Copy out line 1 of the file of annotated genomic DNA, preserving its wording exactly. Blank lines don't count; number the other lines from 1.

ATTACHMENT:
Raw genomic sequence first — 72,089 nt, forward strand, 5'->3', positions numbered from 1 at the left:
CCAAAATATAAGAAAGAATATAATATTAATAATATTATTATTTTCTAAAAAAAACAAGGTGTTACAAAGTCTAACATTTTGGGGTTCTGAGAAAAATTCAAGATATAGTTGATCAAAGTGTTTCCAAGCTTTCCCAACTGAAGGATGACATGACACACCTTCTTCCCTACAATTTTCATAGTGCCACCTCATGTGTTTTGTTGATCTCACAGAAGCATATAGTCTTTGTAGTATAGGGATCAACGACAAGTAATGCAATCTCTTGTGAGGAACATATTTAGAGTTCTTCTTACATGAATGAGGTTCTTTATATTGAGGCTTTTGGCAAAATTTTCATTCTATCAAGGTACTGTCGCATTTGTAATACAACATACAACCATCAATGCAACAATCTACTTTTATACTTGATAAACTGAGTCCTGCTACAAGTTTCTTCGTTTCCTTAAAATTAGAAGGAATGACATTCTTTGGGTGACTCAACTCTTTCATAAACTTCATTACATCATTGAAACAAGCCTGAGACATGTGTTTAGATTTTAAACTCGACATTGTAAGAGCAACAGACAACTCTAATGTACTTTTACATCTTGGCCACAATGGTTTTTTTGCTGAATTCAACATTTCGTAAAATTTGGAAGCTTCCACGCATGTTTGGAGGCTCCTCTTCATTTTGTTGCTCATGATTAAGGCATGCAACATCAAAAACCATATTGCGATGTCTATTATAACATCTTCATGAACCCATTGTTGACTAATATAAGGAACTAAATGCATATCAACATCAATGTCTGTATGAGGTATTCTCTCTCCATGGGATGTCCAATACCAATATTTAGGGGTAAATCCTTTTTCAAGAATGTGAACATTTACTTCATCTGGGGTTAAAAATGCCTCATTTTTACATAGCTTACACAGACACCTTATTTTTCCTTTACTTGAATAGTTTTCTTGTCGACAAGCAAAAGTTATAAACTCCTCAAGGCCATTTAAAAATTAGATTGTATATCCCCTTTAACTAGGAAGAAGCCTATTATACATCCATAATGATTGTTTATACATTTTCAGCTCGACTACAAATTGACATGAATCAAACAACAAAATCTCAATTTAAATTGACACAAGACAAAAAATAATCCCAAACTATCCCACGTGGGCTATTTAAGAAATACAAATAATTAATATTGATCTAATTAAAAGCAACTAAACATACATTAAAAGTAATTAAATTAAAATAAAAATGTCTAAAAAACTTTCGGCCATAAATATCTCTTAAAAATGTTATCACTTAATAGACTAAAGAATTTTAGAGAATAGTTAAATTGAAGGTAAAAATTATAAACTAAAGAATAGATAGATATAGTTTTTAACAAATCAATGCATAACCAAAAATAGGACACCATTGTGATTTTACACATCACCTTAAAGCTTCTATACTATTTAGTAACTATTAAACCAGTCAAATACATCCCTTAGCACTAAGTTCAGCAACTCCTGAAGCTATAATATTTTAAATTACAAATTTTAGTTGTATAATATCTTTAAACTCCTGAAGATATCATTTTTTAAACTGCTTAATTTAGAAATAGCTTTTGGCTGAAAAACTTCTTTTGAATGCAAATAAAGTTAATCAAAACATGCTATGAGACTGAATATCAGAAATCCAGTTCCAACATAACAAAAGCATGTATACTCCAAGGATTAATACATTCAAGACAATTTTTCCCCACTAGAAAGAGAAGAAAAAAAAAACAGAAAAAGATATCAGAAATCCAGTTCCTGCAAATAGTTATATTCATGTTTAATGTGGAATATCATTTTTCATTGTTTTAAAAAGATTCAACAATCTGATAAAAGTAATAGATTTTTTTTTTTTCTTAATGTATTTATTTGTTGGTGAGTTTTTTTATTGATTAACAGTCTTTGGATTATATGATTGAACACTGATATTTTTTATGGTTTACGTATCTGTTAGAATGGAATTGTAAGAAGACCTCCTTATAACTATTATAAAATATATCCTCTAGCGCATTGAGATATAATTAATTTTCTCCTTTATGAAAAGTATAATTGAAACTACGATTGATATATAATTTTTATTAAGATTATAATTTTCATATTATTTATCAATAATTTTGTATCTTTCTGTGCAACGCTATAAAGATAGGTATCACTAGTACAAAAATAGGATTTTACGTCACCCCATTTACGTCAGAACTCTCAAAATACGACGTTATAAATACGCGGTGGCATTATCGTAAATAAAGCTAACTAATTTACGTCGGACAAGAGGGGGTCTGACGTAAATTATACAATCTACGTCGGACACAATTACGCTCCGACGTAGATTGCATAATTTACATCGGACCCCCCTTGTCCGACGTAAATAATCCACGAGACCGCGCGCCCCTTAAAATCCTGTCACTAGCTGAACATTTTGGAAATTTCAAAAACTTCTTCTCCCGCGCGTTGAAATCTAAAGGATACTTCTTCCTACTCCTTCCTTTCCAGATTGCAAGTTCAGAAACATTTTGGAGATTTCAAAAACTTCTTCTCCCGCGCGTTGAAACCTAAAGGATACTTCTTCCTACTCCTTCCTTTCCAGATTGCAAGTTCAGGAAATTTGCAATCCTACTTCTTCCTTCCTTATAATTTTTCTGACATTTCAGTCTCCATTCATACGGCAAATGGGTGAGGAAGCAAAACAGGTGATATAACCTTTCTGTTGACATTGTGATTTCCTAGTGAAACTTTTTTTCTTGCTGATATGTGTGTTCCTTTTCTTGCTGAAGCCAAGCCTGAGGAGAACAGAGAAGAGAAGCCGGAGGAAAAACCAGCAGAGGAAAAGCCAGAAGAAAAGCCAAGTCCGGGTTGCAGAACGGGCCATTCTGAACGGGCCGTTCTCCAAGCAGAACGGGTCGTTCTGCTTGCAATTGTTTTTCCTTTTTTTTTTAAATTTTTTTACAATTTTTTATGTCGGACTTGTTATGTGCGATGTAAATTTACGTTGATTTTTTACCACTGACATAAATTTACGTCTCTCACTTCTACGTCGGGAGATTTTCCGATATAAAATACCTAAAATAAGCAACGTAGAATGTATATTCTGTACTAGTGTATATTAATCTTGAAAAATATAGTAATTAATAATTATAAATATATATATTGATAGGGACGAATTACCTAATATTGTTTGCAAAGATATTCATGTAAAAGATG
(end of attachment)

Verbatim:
Raw genomic sequence first — 72,089 nt, forward strand, 5'->3', positions numbered from 1 at the left: